The following species are part of the current research. The nomenclature follows Chamberlain et al. (1996: The genus Rhododendron - Its classification & Synonymy - RBGE.)
1. Rh. anthopogon ssp. anthopogon ssp. hypenathum 2. Rh. lepidotum 3. Rh. arboreum ssp. arboreum ssp. cinnamomeum var. cinnamomeum ssp. cinnamomeum var. roseum 4. Rh. barbatum 5. Rh. campanulatum ssp. campanulatum ssp. aeruginosum 6. Rh. wallichii
Highly variable low and compact to upright and lean shrub, up to 2m. Flowers open, white, yellow, pink, or purple. Leaves are elliptic, upper surface dark green, lower surface with large brownish scales. Distribution: Kashmir to S.E. Tibet. 2400-4900m.
(Photographed in Langtang, Nepal by O.R. Vetaas in 1986.)
Rh. campanulatum ssp. campanulatum: Low compact to taller bush/tree, 2-11m. Flowers white to pale rose to lilac. Leaves ca. 9-18cm, upper surface glabrous, lower surface with a continuous indumentum. Distribution: Kashmir-Sikkim. 2900-4100m.
Rh. campanulatum ssp. aeroginosum: Usually rounded shrub, up to 1.8m. Flowers pink to purple. Leaves 7-10cm, upper surface with a bluish metallic shine, lower surface with a thick and smooth rusty brown indumentum. Distribution: Sikkim-Buthan. 3700-4500m.
Note:In East Nepal plants are intermediate between ssp. campanulatum and ssp. aeruginosum.
(Photographed on Milke Danda, E. Nepal by Keith McInturff in spring 1998.)
Upright small tree, 2-9m. Flowers in differing shades of scarlet. Leaves retained for 1-2 years, upper surface deep green, lower surface without hairs or glands. Leaf stem usually with bristles. Distribution: Uttar Pradesh-Buthan. 2400-3700m.
(Photographed on Milke Danda, E.Nepal by K. McInturff in 1998.)
Rhododendron arboreum ssp. cinnamomeum var. cinnamomeum:
Flowers usually pink to carmine. Leaves a little smaller than on ssp. arboreum, lower surface with a double layer indumentum, normally fawn in colour. Distribution: E.Nepal-S.Tibet. 2400-4000m.
(Photographed on Tinjure Danda, E.Nepal by K. McInturff in 1998.)
In the Himalayas Rhododendron trees are often used for fuel wood. It is an easy wood to cut and the branching trunks make it easier to transport than other species of trees. Large stands of rhododendrons are found in the same altitudional range as the summer grazing grounds for sheep, goats, cows and yaks. Common species in these areas are Rhododendron arboreum, Rh. barbatum, Rh. campanulatum, Rh. hodgsonii, Rh. ciliatum, and Rh. cinnabarum. Shepherds make use of the rhododendrons as building materials and fuel wood around their summer huts, often clear cutting large stands. This leads to major soil erosion in steep areas.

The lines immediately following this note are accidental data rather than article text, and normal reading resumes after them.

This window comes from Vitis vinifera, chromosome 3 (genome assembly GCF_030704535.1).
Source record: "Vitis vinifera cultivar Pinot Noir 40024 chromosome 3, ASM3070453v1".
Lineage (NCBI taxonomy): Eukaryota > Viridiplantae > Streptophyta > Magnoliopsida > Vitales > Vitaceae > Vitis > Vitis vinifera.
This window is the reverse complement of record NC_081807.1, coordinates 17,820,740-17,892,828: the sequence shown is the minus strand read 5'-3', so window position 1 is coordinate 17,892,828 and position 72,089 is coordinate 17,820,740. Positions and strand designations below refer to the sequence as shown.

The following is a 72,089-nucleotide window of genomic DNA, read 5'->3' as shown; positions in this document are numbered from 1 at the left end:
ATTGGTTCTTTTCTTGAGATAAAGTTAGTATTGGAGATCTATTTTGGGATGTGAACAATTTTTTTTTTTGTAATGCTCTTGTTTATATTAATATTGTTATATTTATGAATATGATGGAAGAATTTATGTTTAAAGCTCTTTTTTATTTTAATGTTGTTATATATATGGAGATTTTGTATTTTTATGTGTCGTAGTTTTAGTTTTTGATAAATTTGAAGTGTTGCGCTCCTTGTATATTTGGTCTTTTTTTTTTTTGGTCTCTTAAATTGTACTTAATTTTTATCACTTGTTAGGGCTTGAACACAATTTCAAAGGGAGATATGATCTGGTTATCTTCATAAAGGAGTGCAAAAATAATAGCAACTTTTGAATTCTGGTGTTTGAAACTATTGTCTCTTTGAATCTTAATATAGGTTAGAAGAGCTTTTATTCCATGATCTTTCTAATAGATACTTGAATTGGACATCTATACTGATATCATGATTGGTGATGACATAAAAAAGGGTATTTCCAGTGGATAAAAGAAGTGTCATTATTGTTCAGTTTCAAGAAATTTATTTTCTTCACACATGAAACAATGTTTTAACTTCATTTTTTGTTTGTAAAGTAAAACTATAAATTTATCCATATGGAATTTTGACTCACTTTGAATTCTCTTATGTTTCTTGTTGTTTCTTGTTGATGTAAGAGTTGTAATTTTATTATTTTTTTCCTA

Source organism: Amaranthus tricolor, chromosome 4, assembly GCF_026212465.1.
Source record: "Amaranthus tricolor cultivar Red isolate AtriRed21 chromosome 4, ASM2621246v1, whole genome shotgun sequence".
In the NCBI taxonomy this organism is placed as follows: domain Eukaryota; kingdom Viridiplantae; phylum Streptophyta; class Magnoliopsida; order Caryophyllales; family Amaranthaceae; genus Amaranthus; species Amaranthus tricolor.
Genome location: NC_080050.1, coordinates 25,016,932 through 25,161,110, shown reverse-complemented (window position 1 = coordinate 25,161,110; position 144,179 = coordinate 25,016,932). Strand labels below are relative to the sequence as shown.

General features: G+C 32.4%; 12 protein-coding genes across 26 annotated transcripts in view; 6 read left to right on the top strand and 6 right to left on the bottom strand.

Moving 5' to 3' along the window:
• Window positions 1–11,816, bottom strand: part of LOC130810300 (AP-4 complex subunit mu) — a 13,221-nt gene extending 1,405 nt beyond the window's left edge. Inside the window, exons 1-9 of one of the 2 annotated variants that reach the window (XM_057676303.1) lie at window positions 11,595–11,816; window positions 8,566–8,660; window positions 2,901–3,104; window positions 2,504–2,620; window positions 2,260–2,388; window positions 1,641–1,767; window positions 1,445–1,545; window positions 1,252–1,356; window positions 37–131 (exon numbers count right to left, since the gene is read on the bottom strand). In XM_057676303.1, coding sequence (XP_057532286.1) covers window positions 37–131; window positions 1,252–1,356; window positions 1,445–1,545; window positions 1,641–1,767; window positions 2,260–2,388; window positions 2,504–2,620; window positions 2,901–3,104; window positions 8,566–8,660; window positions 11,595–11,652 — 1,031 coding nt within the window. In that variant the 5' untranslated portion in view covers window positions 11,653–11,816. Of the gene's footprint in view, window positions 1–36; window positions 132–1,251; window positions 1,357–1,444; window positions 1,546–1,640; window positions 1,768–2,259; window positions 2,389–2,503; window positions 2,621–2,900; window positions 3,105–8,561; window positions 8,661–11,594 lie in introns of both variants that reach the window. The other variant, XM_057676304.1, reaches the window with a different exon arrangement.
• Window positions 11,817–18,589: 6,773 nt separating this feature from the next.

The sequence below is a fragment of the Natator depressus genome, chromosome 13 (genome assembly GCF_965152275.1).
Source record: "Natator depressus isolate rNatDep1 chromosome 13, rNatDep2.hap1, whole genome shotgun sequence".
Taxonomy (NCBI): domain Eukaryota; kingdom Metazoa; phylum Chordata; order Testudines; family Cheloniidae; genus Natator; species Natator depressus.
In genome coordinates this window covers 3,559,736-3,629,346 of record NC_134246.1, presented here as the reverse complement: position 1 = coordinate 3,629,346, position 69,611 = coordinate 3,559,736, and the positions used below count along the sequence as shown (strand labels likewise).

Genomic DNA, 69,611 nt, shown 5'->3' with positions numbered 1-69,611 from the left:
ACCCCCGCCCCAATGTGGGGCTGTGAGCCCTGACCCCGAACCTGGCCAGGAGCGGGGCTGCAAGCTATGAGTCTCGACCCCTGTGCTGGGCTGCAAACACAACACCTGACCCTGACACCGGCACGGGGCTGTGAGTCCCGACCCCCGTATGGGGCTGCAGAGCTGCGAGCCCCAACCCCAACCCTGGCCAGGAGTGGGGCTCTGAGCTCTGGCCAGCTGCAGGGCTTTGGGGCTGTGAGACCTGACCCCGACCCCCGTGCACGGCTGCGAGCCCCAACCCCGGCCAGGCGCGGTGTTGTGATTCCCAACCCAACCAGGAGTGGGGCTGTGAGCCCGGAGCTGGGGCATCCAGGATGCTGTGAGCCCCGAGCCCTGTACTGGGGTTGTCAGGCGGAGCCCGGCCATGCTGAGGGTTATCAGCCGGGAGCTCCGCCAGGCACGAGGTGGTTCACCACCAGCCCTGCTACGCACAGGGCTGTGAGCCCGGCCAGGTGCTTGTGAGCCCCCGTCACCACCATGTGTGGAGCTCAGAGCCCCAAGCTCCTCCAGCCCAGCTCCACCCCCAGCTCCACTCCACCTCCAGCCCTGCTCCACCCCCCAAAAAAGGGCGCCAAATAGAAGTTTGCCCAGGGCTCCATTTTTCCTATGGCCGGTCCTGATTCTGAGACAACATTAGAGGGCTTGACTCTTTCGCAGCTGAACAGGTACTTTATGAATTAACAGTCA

The pictures below illustrate two human use practices in Nepal;
(A): Cutting of rhododendron forest for fuel wood, leaving a single tree of Rhododendron arboreum (photographed in Lukla, C.Nepal by O.R.Vetaas in 1997).
(B): Grazing in a slightly disturbed Rhododendron arboreum forest (photographed on Chitre Danda, E.Nepal by K. McInturff in 1998)
QUESTIONNAIRE:If you have any of the listed taxa and are interested in helping with this research, I would very much appreciate some information on geography and climate from your garden/arboretum. Please download the questionnaire , answer the questions and mail it as an attachment to Ole.Vetaas@sfu.uib.no
Deparment of Biology, University of Bergen, Norway.
The American Rhododendron Society (ARS).
List of web-sites for ARS-chapters
CORET: Conifer Research and Training partnership
Den norske Rhododendron forening.
Danish Rhododendron society (ARS-chapter).
The French Rhododendron Society (Société Bretonne du Rhododendron) .
RESEARCH-SECTION at ARS-NEWS-SITE .
RESEARCH-SECTION at RBG-Edinburgh site .
US plant hardiness-zone chart.
Nepal and Himalaya on the web.
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Responsible Ole R.Vetaas, last updated 06.04.2006